24Comparison: traditional and video-mediated interpreting Correlations between categoriesStrong correlation between turn-taking problems (overlapping speech) and omissions; stronger in RI.Surrey study:Traditional interpreting: 3 of the 34 turn-taking problems (i.e. 9%) entailed an omission of information in the target text.Remote interpreting: at least 16 of the 110 turn-taking problems (i.e. 15%) caused an omission.Det: Et je travaillais à H et M l'année passée, à *mi-temps*[And I worked for H and M last year part-time.]Intp: *Last year*, I, I worked with H and M.
25Comparison: traditional and video-mediated interpreting 2. OutcomesFamiliar interpreting strategies (e.g. use of visual signs to stop speaker) do not always work well in a VC. At the same time, verbal intervention, e.g. to stop the speaker and clarify something, is more disruptive in a VC.Interpreters also face additional challenges from the changing communicative behaviour of the primary interlocutors (e.g. uncertainty).Additional problems: gaze and eye contact, communication management (absence of procedures), co-ordination of the talk, and rapport with the remote interlocutorsVideo-mediated sessions took longer (on average 20%).The number of problems increased faster during the VC sessions, suggesting an earlier onset of fatigue of the interpreter.However, the outcomes also suggest a correlation between the interpreting quality and the audiovisual environment (quality of the technology, set-up).
26Comparison: traditional and video-mediated interpreting Distribution of problems: timeline
27Comparison: traditional and video-mediated interpreting 3. ConclusionsBasic practical problems with video-mediated interpreting can be resolved quickly through initial training and familiarization, although the combined complexities of video mediation and interpreting may also create deeper-rooted behavioural and communication problems which have to be addressed in further research.The quality of technology and the technological/audiovisual environment seems to have an impact on the quality of the communication and interpretation; this also requires further investigation.The studies point to an urgent need for appropriate training and to the need for an incremental approach to the introduction of video-mediated interpreting with in- built pilot phases and a real commitment to adjustment as the need arises.The Directive emphasises training of legal practitioners in “the particularities of communicating with the assistance of an interpreter” (Art. 6) – training in VMI is important as VMI is becoming more prevalent, adding another layer of complexity.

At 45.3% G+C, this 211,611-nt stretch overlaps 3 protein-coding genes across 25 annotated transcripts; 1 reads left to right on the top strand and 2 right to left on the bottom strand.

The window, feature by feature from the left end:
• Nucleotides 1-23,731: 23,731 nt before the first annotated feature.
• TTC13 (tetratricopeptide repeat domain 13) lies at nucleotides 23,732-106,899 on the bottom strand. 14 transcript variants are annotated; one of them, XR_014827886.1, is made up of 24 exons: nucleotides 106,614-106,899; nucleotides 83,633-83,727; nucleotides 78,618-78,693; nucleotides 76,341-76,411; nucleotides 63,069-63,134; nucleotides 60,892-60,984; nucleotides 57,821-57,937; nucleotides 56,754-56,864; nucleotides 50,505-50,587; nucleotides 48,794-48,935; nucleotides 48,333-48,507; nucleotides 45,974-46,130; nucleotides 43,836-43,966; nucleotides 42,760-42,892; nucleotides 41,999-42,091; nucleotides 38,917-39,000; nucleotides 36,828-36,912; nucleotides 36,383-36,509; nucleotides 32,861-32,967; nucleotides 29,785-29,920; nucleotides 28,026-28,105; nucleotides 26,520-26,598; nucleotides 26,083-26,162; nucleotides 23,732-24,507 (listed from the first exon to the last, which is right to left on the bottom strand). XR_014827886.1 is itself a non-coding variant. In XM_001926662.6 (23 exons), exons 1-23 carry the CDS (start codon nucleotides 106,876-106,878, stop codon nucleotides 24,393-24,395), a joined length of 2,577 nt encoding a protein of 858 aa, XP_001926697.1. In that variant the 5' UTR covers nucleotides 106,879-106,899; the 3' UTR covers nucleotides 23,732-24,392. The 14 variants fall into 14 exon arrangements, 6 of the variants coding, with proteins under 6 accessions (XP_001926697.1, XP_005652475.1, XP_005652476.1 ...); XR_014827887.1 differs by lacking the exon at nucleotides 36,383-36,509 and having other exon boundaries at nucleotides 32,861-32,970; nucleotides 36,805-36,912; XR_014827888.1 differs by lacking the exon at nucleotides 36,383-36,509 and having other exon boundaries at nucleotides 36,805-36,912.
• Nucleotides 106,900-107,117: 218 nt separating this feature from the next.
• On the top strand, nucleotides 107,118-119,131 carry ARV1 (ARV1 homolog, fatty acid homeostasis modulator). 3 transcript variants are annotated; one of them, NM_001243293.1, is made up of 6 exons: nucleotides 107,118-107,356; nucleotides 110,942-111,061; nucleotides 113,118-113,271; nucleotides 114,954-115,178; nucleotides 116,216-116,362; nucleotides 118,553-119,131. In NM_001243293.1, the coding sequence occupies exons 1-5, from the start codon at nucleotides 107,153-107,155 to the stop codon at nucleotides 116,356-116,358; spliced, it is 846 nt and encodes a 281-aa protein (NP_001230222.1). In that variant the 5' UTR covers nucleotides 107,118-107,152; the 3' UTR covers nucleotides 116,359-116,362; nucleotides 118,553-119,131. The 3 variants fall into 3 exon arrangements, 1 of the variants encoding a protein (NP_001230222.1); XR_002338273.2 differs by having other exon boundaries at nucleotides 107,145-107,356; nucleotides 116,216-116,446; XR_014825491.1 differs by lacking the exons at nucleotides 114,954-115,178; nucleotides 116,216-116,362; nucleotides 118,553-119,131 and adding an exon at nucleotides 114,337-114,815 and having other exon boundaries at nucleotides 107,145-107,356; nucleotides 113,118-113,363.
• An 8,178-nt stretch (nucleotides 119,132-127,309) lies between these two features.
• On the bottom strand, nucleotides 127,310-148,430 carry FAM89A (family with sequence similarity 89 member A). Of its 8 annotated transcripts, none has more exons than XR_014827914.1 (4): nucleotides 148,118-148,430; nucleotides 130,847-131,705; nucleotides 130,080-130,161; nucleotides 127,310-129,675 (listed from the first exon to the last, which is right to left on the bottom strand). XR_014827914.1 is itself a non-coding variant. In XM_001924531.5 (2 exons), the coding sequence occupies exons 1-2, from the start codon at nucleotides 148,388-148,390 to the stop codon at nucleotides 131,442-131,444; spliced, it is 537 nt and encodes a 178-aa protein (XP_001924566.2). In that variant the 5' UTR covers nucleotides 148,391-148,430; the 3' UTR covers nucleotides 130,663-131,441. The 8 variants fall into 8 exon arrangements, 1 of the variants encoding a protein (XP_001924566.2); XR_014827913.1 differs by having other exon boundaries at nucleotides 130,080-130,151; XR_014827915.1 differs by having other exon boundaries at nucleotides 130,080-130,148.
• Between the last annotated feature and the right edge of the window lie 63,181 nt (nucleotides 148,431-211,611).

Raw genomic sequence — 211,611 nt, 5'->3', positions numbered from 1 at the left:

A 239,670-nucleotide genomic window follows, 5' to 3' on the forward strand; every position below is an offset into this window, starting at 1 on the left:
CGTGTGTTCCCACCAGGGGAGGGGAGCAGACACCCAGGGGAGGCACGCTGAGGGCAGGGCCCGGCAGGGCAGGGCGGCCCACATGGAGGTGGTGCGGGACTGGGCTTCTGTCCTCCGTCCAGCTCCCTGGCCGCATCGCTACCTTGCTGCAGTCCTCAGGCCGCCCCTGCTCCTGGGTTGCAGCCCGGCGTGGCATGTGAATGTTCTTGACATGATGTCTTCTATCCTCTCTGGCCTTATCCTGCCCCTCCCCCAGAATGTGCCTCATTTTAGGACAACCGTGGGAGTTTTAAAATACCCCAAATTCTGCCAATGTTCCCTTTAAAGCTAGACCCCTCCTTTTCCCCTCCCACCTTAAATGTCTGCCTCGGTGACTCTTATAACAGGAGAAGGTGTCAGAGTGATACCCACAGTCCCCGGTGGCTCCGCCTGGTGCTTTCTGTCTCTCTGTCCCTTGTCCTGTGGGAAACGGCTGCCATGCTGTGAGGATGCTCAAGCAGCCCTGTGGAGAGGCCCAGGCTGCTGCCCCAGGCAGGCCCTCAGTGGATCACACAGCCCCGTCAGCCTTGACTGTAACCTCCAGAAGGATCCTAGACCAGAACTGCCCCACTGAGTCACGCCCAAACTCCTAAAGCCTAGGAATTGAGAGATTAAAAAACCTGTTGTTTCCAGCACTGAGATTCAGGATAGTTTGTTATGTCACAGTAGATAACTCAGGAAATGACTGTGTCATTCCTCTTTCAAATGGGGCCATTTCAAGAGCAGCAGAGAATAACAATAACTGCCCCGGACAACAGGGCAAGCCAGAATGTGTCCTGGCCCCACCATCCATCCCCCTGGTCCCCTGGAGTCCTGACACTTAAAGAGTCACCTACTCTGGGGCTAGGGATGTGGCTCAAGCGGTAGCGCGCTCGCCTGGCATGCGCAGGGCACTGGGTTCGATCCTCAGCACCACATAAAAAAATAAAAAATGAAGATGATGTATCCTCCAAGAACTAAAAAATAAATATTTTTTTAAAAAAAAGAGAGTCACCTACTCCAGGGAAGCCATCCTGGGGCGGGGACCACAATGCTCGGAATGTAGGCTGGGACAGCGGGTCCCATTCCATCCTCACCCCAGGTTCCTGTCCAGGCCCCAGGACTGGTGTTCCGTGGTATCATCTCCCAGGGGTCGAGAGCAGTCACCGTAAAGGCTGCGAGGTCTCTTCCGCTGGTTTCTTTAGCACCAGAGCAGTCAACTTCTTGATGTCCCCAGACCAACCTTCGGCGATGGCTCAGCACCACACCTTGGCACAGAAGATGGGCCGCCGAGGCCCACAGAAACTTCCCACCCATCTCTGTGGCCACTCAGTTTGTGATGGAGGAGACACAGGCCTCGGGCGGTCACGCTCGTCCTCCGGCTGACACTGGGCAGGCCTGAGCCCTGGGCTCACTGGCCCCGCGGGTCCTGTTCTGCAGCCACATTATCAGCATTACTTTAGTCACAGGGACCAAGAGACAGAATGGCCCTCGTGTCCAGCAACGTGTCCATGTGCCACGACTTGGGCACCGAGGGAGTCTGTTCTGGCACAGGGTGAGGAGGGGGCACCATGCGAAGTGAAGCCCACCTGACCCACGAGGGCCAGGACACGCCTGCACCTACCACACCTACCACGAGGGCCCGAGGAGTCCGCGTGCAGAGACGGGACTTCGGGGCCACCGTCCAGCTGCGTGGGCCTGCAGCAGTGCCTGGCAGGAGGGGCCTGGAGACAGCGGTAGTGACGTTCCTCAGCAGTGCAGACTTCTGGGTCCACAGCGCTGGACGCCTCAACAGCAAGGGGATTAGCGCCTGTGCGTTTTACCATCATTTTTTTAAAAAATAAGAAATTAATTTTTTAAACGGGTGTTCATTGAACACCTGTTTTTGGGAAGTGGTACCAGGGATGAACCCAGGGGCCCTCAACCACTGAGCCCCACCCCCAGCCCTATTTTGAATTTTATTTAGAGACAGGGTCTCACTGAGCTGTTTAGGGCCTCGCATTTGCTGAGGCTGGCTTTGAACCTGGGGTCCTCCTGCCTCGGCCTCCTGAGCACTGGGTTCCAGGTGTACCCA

29Recommendations for judicial services Identify your needsMap out your setting – who talks to whom, who needs to see/hear whom, where are the main parties and the interpreter located (is the distribution flexible yes/no), how long is the interaction etc.Involve expertise at the planning stageInvolve interpreting/linguistic, public service and technological expertise to work out the specifics of your setting and to approve your solution.Use the best available technologyProvide high-quality sound and video for all parties involved and additional equipment for the interpreter as required (e.g. headphones); use a separate document camera (for the presentation of documents, images and other material that can facilitate interpreting)Inter-pretingLegalTechnological
30Recommendations for judicial services Provide an appropriate work environment for the interpreterProvide an ergonomic and quiet work environment for the interpreter, allow the interpreter to control the equipment (e.g. volume control)Allow a “trial and error” phaseRun a pilot before large-scale purchase, implementation and roll-out of equipmentIdentify critical instances, make necessary adjustmentsAllow for stage-by-stage introduction of new technologyStart with ‘low-impact’ communication, evaluate effect of technology at each stage, assess implications for the next stage
31Recommendations for judicial services Use qualified participants and interpretersUse trained and experienced legal interpretersUse legal staff who is experienced in working with interpretersOffer training to the interpreters and legal practitionersOffer an early-stage induction before roll-out of technologyProvide continuous professional training (including awareness of wider context, mastery of technology, communicative situation and supportive techniques such as stress management)Agree risk-assessment proceduresAgree procedures for deciding whether or not a video link in combination with interpreting is appropriate, consult experienced interpreters
32Recommendations for judicial services Develop guidelines/protocols for your proceduresWho is responsible e.g. for booking, timing, testing, starting and controlling the connection; what is the procedure before, during and after the session (briefing of interpreter, beginning of session, introductions, rules during session, debriefing)Make provisions for breakdownDevelop a protocol for communication or technological breakdown; do not leave it to the interpreter to resolve breakdownsWork towards a code of best practiceJudicial services, legal practitioners and interpreter associations should cooperate to develop joint codes of best practice for video-mediated interpreting